Overfitting can be a serious problem in deep learning. Dropout is a technique developed to solve this exact problem. It is one of the biggest advancements in deep learning to come out in the last few years.
What is dropout?
Dropout is a technique for addressing the overfitting problem. The idea is to randomly drop units in a deep neural network.
Learning the relationship between the inputs and the outputs of a dataset is a very complicated procedure. If you have a very small dataset, the relationship maybe a result of noise in the input sample.
Dropout refers to randomly and temporary removing a unit, either in a hidden or a visible layer, and all of its incoming and outgoing connections.
Each node is assigned a probability p, which represents probability of keeping the node. The value is in the range between 0 and 1. For example, you might set for each unit in a hidden layer a keep probability of 0.5. That means that, for each of those units, there is a 50% chance that the unit will stay in the network, and a 50% chance that it will be dropped.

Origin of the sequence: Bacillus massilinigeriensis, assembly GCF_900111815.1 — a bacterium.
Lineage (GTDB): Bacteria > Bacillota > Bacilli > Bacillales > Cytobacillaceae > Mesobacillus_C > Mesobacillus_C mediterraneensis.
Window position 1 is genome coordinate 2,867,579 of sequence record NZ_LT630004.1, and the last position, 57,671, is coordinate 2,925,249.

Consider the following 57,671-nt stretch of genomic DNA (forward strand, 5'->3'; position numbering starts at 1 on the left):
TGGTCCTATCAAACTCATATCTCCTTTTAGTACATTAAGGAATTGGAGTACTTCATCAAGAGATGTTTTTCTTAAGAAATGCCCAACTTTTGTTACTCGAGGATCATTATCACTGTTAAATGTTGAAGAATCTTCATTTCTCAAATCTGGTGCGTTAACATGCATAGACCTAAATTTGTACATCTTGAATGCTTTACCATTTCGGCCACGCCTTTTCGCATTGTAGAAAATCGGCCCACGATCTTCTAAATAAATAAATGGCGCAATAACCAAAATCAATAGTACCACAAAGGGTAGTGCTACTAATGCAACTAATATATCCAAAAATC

Choosing p can be treated as fine tuning; as though p is a hyperparameter.
For nodes in the hidden layers, the optimal value often times seems to be around 0.5. While you could apply the same value for the input layer, the standard practice is to set the keep probability of the input and the output layer to 1.0 or somewhere close to that.
Dropout and testing
The standard practice is not to use dropout during test time.
If dropout is applied to a unit, than the outgoing weights of that unit are multiplied by p, where p is the keep probability of that unit.
Implementing dropout in Tensorflow
Since Tensorflow is my deep learning library of choice, we’re doing this in Tensorflow:
Implementing dropout in Tensorflow is as simple as that. There are couple more optional parameters (noise_shape, seed and name). You can check the official documentation for more information on those.
You would apply the dropout function after you apply relu to your logits.